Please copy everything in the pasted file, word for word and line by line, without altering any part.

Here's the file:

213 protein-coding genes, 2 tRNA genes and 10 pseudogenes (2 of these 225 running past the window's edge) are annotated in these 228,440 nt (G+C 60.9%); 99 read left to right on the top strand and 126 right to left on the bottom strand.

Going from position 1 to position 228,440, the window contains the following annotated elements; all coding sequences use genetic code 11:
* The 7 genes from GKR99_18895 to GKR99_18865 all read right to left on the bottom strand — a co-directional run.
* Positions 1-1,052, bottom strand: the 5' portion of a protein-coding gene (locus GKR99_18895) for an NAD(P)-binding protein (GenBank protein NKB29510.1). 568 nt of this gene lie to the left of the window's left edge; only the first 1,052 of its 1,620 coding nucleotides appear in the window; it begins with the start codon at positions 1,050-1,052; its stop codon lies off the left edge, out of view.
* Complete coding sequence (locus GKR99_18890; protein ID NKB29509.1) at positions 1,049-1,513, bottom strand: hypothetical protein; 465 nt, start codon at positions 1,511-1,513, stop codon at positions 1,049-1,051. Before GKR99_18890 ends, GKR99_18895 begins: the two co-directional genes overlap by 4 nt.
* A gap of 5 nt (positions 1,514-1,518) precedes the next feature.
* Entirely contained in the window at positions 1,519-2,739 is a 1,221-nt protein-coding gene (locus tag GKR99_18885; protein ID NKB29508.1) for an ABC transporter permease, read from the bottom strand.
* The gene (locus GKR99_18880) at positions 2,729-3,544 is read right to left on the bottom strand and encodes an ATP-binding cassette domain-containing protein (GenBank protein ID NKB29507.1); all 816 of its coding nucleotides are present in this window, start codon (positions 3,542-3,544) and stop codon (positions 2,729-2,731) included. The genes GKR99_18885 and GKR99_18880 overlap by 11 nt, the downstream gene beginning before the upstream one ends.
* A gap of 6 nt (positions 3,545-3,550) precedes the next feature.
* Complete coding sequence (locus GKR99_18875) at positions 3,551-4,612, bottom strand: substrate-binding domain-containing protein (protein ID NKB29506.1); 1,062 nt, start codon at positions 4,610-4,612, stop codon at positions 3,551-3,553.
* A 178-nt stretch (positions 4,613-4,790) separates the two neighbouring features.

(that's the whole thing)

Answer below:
213 protein-coding genes, 2 tRNA genes and 10 pseudogenes (2 of these 225 running past the window's edge) are annotated in these 228,440 nt (G+C 60.9%); 99 read left to right on the top strand and 126 right to left on the bottom strand.

Going from position 1 to position 228,440, the window contains the following annotated elements; all coding sequences use genetic code 11:
* The 7 genes from GKR99_18895 to GKR99_18865 all read right to left on the bottom strand — a co-directional run.
* Positions 1-1,052, bottom strand: the 5' portion of a protein-coding gene (locus GKR99_18895) for an NAD(P)-binding protein (GenBank protein NKB29510.1). 568 nt of this gene lie to the left of the window's left edge; only the first 1,052 of its 1,620 coding nucleotides appear in the window; it begins with the start codon at positions 1,050-1,052; its stop codon lies off the left edge, out of view.
* Complete coding sequence (locus GKR99_18890; protein ID NKB29509.1) at positions 1,049-1,513, bottom strand: hypothetical protein; 465 nt, start codon at positions 1,511-1,513, stop codon at positions 1,049-1,051. Before GKR99_18890 ends, GKR99_18895 begins: the two co-directional genes overlap by 4 nt.
* A gap of 5 nt (positions 1,514-1,518) precedes the next feature.
* Entirely contained in the window at positions 1,519-2,739 is a 1,221-nt protein-coding gene (locus tag GKR99_18885; protein ID NKB29508.1) for an ABC transporter permease, read from the bottom strand.
* The gene (locus GKR99_18880) at positions 2,729-3,544 is read right to left on the bottom strand and encodes an ATP-binding cassette domain-containing protein (GenBank protein ID NKB29507.1); all 816 of its coding nucleotides are present in this window, start codon (positions 3,542-3,544) and stop codon (positions 2,729-2,731) included. The genes GKR99_18885 and GKR99_18880 overlap by 11 nt, the downstream gene beginning before the upstream one ends.
* A gap of 6 nt (positions 3,545-3,550) precedes the next feature.
* Complete coding sequence (locus GKR99_18875) at positions 3,551-4,612, bottom strand: substrate-binding domain-containing protein (protein ID NKB29506.1); 1,062 nt, start codon at positions 4,610-4,612, stop codon at positions 3,551-3,553.
* A 178-nt stretch (positions 4,613-4,790) separates the two neighbouring features.